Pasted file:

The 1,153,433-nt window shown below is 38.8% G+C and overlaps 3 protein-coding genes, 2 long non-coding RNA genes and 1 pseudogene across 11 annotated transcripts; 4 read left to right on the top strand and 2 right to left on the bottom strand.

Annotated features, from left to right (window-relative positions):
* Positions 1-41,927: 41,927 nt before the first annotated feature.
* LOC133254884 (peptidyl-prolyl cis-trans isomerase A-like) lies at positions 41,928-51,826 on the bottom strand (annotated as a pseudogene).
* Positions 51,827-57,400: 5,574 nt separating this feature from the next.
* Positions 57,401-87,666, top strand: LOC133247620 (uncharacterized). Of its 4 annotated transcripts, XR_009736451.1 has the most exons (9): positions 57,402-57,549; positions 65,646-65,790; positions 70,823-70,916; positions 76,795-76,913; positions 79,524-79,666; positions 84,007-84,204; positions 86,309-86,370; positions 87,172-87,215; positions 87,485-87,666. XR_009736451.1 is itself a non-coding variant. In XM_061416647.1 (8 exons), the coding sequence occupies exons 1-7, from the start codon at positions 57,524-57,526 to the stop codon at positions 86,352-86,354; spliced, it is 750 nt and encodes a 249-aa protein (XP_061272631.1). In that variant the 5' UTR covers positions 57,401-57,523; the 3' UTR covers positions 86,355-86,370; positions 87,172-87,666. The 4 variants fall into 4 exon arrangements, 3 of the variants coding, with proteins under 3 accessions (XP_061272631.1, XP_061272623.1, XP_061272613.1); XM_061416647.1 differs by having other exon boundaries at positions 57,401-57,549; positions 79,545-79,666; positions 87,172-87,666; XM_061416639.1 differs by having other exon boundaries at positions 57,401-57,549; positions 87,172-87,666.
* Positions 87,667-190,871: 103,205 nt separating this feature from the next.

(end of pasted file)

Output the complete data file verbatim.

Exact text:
The 1,153,433-nt window shown below is 38.8% G+C and overlaps 3 protein-coding genes, 2 long non-coding RNA genes and 1 pseudogene across 11 annotated transcripts; 4 read left to right on the top strand and 2 right to left on the bottom strand.

Annotated features, from left to right (window-relative positions):
* Positions 1-41,927: 41,927 nt before the first annotated feature.
* LOC133254884 (peptidyl-prolyl cis-trans isomerase A-like) lies at positions 41,928-51,826 on the bottom strand (annotated as a pseudogene).
* Positions 51,827-57,400: 5,574 nt separating this feature from the next.
* Positions 57,401-87,666, top strand: LOC133247620 (uncharacterized). Of its 4 annotated transcripts, XR_009736451.1 has the most exons (9): positions 57,402-57,549; positions 65,646-65,790; positions 70,823-70,916; positions 76,795-76,913; positions 79,524-79,666; positions 84,007-84,204; positions 86,309-86,370; positions 87,172-87,215; positions 87,485-87,666. XR_009736451.1 is itself a non-coding variant. In XM_061416647.1 (8 exons), the coding sequence occupies exons 1-7, from the start codon at positions 57,524-57,526 to the stop codon at positions 86,352-86,354; spliced, it is 750 nt and encodes a 249-aa protein (XP_061272631.1). In that variant the 5' UTR covers positions 57,401-57,523; the 3' UTR covers positions 86,355-86,370; positions 87,172-87,666. The 4 variants fall into 4 exon arrangements, 3 of the variants coding, with proteins under 3 accessions (XP_061272631.1, XP_061272623.1, XP_061272613.1); XM_061416647.1 differs by having other exon boundaries at positions 57,401-57,549; positions 79,545-79,666; positions 87,172-87,666; XM_061416639.1 differs by having other exon boundaries at positions 57,401-57,549; positions 87,172-87,666.
* Positions 87,667-190,871: 103,205 nt separating this feature from the next.